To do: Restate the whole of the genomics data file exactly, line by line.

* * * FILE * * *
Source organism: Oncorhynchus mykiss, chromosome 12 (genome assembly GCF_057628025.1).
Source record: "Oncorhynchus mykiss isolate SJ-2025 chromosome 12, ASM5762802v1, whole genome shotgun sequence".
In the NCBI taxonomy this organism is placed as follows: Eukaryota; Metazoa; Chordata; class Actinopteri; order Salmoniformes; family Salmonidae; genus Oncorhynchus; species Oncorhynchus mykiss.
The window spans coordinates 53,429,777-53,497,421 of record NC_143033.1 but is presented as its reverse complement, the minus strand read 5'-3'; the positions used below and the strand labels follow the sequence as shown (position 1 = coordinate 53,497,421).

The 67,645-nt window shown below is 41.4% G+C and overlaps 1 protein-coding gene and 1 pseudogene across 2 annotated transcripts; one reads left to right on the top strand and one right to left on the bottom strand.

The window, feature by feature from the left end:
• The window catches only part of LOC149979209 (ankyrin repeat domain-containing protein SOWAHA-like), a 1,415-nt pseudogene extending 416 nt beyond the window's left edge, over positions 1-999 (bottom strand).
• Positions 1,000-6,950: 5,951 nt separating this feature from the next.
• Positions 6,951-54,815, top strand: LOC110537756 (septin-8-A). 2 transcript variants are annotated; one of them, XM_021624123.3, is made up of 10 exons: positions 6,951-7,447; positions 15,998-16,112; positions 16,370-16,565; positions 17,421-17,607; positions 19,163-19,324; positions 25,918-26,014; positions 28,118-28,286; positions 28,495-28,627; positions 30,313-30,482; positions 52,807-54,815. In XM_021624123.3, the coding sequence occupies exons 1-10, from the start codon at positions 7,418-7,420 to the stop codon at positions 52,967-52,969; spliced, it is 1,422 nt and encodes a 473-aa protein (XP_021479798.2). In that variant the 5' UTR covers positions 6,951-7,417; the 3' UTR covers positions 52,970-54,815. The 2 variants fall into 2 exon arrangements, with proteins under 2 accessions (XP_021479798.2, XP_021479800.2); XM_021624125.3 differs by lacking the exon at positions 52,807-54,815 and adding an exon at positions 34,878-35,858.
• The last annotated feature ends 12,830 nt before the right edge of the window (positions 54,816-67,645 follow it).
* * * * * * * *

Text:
Source organism: Oncorhynchus mykiss, chromosome 12 (genome assembly GCF_057628025.1).
Source record: "Oncorhynchus mykiss isolate SJ-2025 chromosome 12, ASM5762802v1, whole genome shotgun sequence".
In the NCBI taxonomy this organism is placed as follows: Eukaryota; Metazoa; Chordata; class Actinopteri; order Salmoniformes; family Salmonidae; genus Oncorhynchus; species Oncorhynchus mykiss.
The window spans coordinates 53,429,777-53,497,421 of record NC_143033.1 but is presented as its reverse complement, the minus strand read 5'-3'; the positions used below and the strand labels follow the sequence as shown (position 1 = coordinate 53,497,421).

The 67,645-nt window shown below is 41.4% G+C and overlaps 1 protein-coding gene and 1 pseudogene across 2 annotated transcripts; one reads left to right on the top strand and one right to left on the bottom strand.

The window, feature by feature from the left end:
• The window catches only part of LOC149979209 (ankyrin repeat domain-containing protein SOWAHA-like), a 1,415-nt pseudogene extending 416 nt beyond the window's left edge, over positions 1-999 (bottom strand).
• Positions 1,000-6,950: 5,951 nt separating this feature from the next.
• Positions 6,951-54,815, top strand: LOC110537756 (septin-8-A). 2 transcript variants are annotated; one of them, XM_021624123.3, is made up of 10 exons: positions 6,951-7,447; positions 15,998-16,112; positions 16,370-16,565; positions 17,421-17,607; positions 19,163-19,324; positions 25,918-26,014; positions 28,118-28,286; positions 28,495-28,627; positions 30,313-30,482; positions 52,807-54,815. In XM_021624123.3, the coding sequence occupies exons 1-10, from the start codon at positions 7,418-7,420 to the stop codon at positions 52,967-52,969; spliced, it is 1,422 nt and encodes a 473-aa protein (XP_021479798.2). In that variant the 5' UTR covers positions 6,951-7,417; the 3' UTR covers positions 52,970-54,815. The 2 variants fall into 2 exon arrangements, with proteins under 2 accessions (XP_021479798.2, XP_021479800.2); XM_021624125.3 differs by lacking the exon at positions 52,807-54,815 and adding an exon at positions 34,878-35,858.
• The last annotated feature ends 12,830 nt before the right edge of the window (positions 54,816-67,645 follow it).